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Friday, April 27, 2018

New caravan of migrants approaches the US

Por Damian

The migratory phenomenon continues in America! A caravan of some 175 Central American migrants rested last Thursday before beginning the last leg of their one month journey to claim asylum in the United States, even though the government of President Donald Trump warned that they could be prosecuted, detained and deported.

Migrants, many of them women, children and transsexuals, are expected to board buses in the border city of Mexicali for a two hour trip to Tijuana, where they will meet with 175 other migrants.

Some lawyers planned to hold free workshops on the US immigration system on Friday and Saturday, because many of the Central Americans plan to apply for asylum from Sunday at the San Ysidro border crossing in the city of San Diego, the busiest in the country.

The migrant shelters in the Zona Norte neighborhood of Tijuana, where many brothels and sordid bars are located, were full. That forced the caravan organizers to look for other places to get temporary accommodation, said Leonard Olsen of Pueblos Sin Fronteras, an activist group that heads the caravan.

The migrants who spent the night in a shelter in Mexicali were tired from the long journey and nervous about the possibility of being arrested in the United States, but also informed about their rights to request protection from persecution in their countries of origin, Olsen said. Many Central Americans who claim to request asylum expressed that they face death threats from criminal gangs in their homeland.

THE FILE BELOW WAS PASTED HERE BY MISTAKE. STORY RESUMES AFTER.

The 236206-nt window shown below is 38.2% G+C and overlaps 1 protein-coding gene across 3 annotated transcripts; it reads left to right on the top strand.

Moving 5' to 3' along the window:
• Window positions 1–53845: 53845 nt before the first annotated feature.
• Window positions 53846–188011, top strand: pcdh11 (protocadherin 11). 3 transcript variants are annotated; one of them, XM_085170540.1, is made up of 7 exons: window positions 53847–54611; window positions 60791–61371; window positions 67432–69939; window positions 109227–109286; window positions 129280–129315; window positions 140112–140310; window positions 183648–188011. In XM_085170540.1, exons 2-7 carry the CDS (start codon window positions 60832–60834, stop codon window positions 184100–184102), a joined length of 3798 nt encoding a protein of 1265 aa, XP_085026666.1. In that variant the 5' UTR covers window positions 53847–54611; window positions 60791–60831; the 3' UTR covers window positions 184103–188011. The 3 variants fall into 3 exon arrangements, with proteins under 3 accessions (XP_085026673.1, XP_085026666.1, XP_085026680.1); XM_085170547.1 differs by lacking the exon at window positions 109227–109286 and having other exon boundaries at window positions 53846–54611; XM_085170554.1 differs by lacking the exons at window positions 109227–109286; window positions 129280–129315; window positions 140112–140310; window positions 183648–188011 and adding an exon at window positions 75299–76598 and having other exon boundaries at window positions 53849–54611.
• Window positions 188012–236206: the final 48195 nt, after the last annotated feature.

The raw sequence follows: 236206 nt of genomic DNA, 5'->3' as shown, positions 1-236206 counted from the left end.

"It's a life changing moment", Olsen said in Mexicali as he waited for the arrival of three buses, while some federal policemen supervised from a nearby area.

Caravans have been a common tactic of activist groups to attract asylum seekers and the latest group is much smaller than other waves of migrants who have reached the border, but it made headlines after the President Donald Trump unleashed his fury on the movement that began with his trip on March 25 in the city of Tapachula, in the Mexican state of Chiapas, near the border with Guatemala.

The caravan collected 1,000 people as it passed through Mexico, while Trump and his top collaborators described it as a significant threat and described it as evidence of a dysfunctional border.

The president said on Tuesday that the caravan is a justification for the border wall he wants to build, although asylum seekers plan to surrender to border inspectors and are legally authorized to seek protection. Trump said he ordered the Department of Homeland Security to "stop the caravan", but that more needs to be done.

"We need a strong and impenetrable wall that puts an end to this problem once and for all", he wrote.